One thing Ive noticed since I last came down from Bonnie Jockland is the increasing hostility of British shopkeepers towards accepting Scottish notes.
Now, as anyone from the north knows using Scottish money in England is seldom a fun experience (as in this clip from Live at the Apollo). Its like youve handed the shop keeper a dead baby. But recently Ive had several flatly refuse to accept Scottish notes, even after I pointed out I had no English notes available (last time I got out cash was up north) and they have no credit card facilities. Meaning of course I walked off without purchasing anything and havent back to that shop since…indeed one such shop nearby has since closed down (a salutary lesson in market capitalism there, if you dont accept youre customers cash, youll go out of business pretty quickly!).
Least any Daily Mail reader start blaming Asian or Polish shop keepers who dont have a clue about the UK. While I have gotten some quizzical looks off of Asian or Eastern European shopkeepers, when Ive handed them Scottish notes (they start holding it up to the light and generally act like I handed them a piece of an alien spacecraft). Once theyve established that it is a legitimate banknote, they tend to take a pragmatic money is money attitude and accept it. No, it is usually white English shopkeepers who refuse to take such notes and go all EDL on me.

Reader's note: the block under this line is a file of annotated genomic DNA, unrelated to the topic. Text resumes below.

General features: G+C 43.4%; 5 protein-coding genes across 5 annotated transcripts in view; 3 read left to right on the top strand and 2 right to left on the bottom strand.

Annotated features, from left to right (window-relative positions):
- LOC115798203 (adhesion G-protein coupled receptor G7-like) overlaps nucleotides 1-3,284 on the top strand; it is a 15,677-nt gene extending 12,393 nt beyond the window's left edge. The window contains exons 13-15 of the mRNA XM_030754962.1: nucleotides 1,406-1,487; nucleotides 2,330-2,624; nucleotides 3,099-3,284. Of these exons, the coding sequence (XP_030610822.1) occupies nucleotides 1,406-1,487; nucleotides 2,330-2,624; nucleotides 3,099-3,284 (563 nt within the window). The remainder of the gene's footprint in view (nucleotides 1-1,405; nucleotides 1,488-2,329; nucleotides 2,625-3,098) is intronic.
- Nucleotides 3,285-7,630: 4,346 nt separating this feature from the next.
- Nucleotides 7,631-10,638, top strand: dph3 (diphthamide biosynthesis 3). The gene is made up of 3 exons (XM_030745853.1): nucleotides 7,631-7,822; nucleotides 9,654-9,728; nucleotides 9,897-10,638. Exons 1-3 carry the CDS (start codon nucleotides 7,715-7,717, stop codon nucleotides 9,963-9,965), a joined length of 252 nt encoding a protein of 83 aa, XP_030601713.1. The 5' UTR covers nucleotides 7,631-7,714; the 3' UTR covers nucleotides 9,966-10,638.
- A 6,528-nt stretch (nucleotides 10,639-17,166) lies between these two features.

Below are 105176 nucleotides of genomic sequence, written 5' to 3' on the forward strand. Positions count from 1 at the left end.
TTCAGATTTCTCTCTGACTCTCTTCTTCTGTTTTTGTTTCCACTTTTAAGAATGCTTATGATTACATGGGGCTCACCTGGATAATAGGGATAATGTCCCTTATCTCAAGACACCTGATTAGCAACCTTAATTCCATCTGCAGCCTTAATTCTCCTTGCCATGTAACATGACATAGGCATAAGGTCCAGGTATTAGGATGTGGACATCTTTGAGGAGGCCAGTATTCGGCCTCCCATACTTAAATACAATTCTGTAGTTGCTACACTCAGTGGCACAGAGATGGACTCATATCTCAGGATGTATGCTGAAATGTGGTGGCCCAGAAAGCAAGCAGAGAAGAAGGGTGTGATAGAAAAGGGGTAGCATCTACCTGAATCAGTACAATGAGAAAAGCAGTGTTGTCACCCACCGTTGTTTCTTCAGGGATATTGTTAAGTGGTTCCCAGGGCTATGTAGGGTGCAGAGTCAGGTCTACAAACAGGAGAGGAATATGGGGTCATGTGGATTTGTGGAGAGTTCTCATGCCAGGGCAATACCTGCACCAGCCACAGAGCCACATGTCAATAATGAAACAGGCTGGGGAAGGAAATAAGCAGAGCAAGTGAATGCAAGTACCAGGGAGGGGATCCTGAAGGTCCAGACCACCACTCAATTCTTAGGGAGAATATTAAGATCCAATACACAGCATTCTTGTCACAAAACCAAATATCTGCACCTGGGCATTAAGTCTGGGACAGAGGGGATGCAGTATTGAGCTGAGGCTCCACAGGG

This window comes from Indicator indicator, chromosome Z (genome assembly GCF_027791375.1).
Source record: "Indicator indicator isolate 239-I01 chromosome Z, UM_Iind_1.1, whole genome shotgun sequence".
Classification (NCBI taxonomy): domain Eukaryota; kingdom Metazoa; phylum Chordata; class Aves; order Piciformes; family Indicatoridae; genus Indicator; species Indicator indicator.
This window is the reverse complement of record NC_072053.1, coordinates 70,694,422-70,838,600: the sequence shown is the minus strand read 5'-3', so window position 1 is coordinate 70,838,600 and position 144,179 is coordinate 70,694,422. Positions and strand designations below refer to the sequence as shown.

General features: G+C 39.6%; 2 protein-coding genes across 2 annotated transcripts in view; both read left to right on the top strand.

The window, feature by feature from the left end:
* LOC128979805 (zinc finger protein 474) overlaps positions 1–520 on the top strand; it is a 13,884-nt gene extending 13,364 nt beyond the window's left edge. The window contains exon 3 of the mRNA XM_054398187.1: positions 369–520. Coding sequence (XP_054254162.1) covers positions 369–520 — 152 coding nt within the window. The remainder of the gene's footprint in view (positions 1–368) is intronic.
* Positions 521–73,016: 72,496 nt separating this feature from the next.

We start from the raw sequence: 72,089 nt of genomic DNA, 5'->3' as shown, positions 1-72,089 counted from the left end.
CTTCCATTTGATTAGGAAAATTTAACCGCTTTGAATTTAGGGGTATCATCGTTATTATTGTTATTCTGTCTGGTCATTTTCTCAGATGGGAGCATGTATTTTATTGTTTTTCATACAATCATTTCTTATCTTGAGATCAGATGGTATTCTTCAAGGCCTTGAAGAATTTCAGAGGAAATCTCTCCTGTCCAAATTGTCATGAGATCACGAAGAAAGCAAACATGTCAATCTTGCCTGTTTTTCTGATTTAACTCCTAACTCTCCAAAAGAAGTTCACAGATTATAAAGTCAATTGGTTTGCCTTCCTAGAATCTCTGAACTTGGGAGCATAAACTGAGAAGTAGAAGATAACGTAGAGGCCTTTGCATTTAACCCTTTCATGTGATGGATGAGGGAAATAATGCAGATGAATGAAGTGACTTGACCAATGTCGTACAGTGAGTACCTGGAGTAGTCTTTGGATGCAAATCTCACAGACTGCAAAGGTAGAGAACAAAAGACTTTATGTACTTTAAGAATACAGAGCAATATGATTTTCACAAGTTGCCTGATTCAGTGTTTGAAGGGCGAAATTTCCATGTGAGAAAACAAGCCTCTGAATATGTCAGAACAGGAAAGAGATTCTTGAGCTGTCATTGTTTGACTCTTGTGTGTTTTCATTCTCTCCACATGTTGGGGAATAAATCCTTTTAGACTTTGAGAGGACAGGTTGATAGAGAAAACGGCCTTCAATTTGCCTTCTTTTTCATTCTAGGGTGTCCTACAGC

I often find such hostility amusing given that Scottish notes have pictures of famous British people on them, the word Sterling and legal tender, while the English notes dont have any reference to sterling nor legal tender and have a picture of an elderly German pensioner instead (so theyd rather take coin off of bloody foreigners!)
Again, as I dont read the Daily Mail or Sun, I dont know what BS they are spreading to provoke this. But too be clear, even IF the SNP get a yes vote in two years time (and balance of probability is it will be a narrow rejection of independence), it will still take a number of years to negotiate and then implement the terms of that independence. Hence unless you plan on hoarding Scottish notes under youre mattress for a decade or so it will still be legal tender for sometime.
Indeed Irish punt notes, while technically no longer legal tender, can be exchanged for Euros at the original set exchange rate at the Central Bank in Dublin (although you may face some questions if you show up with a large pile of them). No doubt in the unlikely event of Scottish independence AND the Scots joining the Euro (as I pointed out in a prior post, this wont happen any time soon either), there will be a transition period for exchange of notes both sides of the border.